It's the day after Anderson Silva's huge victory over Chael Sonnen. If anything, it was Chael's fight to lose -- and lose he did. In fact, he lost in a spectacular fashion that brought back memories of Arlovski's "flying suicide" attack on Fedor Emelianenko at Affliction: Day of Reckoning. It made me think of Shinya Aoki's bizarre, ill-fated attempt at delivering an elbow from a peculiarly low-power angle against Eddie Alvarez at Bellator 66. Of course, hindsight is twenty-twenty, but these are three instances in which great fighters, who all had a respectable chance to capture a career-defining victory, threw months of gameplanning out the window and rolled the dice. All three rolls ended in embarrassing losses for the challengers.
It's no secret; I wanted Chael Sonnen to beat Anderson Silva. I have never rooted for Silva, and unless he fights Jon Fitch for some reason, I probably never will. I can keenly remember that horrible feeling in my gut as Silva whooped on a balled up Chael Sonnen. It was the same feeling I had when Frank Mir was utilizing the interesting strategy of playing possum while Brock Lesnar pounded his face through the cage. Just a sick feeling in which I realized just how infrequently my underdog wins. Coming away from almost every UFC card, I feel disappointed.
Not because of the quality of the fights. I'm not one of those detractors who says that the UFC is "on the decline". No, it's because I always root for the underdog. Whether it was when the Hurricane got knocked silly by Junior Dos Santos, when Lyoto Machida got choked unconscious by Jonny Joke Jones, or when Kenny Florian got mercilessly dry-humped by Gray Maynard, I constantly face disappointment.
But the day after is always a day of looking forward to the future. And today, fans have been asking one very important question: what's next for Anderson Silva? Interestingly, I have yet to hear anyone mention the obvious next step for the dominant middleweight. To me, the next fight for Anderson Silva is not Michael Bisping, Mark Munoz, or even Hector Lombard. No, there is another fight that fans would much rather see. That fight depends on one of the most despicable people to ever grace the cage (just hating). He's a man that defeated one of my favorite fighters, and I can only hope that he doesn't again foil my plans to see Anderson Silva lose. That man is after the jump.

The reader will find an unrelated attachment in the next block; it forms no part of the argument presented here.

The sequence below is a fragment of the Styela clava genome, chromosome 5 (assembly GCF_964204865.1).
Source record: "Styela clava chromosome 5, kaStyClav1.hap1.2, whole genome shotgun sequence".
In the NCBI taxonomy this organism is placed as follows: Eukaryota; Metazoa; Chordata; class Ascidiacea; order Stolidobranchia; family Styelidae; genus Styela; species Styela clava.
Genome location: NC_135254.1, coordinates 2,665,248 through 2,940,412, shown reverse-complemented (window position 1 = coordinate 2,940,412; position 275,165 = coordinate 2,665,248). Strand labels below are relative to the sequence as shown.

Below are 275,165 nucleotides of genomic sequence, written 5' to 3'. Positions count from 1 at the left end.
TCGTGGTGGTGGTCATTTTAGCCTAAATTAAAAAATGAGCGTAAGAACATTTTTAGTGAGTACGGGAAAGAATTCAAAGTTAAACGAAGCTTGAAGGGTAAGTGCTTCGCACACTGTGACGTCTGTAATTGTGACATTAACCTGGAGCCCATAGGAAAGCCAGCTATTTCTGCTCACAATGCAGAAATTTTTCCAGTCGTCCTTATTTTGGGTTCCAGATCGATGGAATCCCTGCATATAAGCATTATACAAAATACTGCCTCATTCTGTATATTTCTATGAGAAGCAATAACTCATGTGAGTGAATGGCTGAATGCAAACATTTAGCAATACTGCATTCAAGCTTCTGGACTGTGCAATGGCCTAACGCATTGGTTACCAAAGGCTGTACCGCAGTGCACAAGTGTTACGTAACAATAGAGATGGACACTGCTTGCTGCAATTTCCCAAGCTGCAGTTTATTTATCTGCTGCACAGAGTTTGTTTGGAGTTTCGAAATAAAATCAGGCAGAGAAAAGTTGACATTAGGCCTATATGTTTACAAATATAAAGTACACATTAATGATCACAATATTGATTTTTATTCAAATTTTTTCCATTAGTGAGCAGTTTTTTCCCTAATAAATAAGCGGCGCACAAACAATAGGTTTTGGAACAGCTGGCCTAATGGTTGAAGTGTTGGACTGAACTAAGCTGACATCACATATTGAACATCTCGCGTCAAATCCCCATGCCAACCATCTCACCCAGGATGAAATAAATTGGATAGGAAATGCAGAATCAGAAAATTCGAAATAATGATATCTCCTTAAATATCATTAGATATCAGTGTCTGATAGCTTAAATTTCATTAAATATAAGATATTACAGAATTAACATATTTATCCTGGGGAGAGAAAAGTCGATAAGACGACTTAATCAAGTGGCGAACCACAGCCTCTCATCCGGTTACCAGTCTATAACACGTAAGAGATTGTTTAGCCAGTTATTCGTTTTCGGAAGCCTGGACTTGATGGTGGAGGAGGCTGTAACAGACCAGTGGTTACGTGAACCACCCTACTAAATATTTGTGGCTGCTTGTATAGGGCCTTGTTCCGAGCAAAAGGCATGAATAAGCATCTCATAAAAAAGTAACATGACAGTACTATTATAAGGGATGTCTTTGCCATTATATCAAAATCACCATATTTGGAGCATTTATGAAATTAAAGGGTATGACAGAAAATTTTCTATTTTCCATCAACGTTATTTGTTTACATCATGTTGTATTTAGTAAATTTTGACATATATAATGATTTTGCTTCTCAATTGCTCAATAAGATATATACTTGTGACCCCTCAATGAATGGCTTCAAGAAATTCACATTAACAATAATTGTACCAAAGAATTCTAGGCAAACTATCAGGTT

The answer may surprise you, and you might disagree. But Anderson's next fight depends on Carlos Condit. Here's why.
First, a lot is up in the air in terms of the middleweight division. Bisping hasn't clearly paved the road to a title shot.. yet. He still has some development to do. Hector Lombard will likely get the fast-track to a title shot, but he won't get there without beating a very tough Tim Boetsch, and even if he wins, Boetsch is not title-shot-granting material. Finally, some might argue that Weidman and Munoz are due for a shot, and that may be true. However, neither of the men are draws, and Weidman is a virtual unknown to casual fans.
This leaves the one superfight that fans have been clamoring for for years: the mega-hyper-ultra-superfight between Anderson Silva and Georges St. Pierre.
A lot of fans might argue that this would mean a huge layoff for Silva and is therefore unlikely to occur as Silva has very little time left on his clock. But that is precisely why it will happen.
First, I predict that Anderson Silva is going to ask for an extended period of time off. He has been in the spotlight far more than he prefers to be, and probably feels that he dodged a major bullet in that he survived the takedowns of Chael Sonnen early-on and finished him quickly. He's going to want to bask in the victory for a while. Second, Silva won't be interested in a fight with world-renowned trash talkers Munoz or Weidman (read: sarcasm) as they are not draws and most of his revenue comes from PPV cuts. The biggest money making fight for Silva would be the fight between himself and St. Pierre. Finally, a win against St. Pierre would finally and definitively answer the question of whether he is the "goat". To close out his career and retire after a victory would truly make him the greatest fighter in the history (and possibly the future) of the UFC.
However, in order for this to happen, St. Pierre has to come off of an extremely long layoff and convincingly assault and batter Carlos Condit. With Silva's name-value at an all-time high, a Fitch-esque win over Condit will not set up the superfight. No, he has to stop Condit.
This is precisely why Anderson Silva's next fight depends on Carlos Condit. Condit effectively spoiled the night for Nick Diaz, who was widely expected to take to the victory. It took a well-thought gameplan by Greg Jackson to do so. And Jackson knows St. Pierre very well; both his strengths as well as his weaknesses.
The question is, will Condit be prepared for St. Pierre? If he comes in under the blessing of Jackson, then Silva may be forced to take a fight against a lesser opponent in Munoz, Wiedman, Lombard, or Bisping. But, if St. Pierre is able to return to form and demolish an overwhelmed Carlos Condit, then Silva's final fight in the UFC is all but set in stone. After seeing that a strong wrestler can have success against Silva, I think that St. Pierre has the tools to win.
So, here's to hoping! It seems that my plans are always foiled by someone. But that doesn't change the message: Anderson Silva's next, and perhaps final fight, depends on Condit.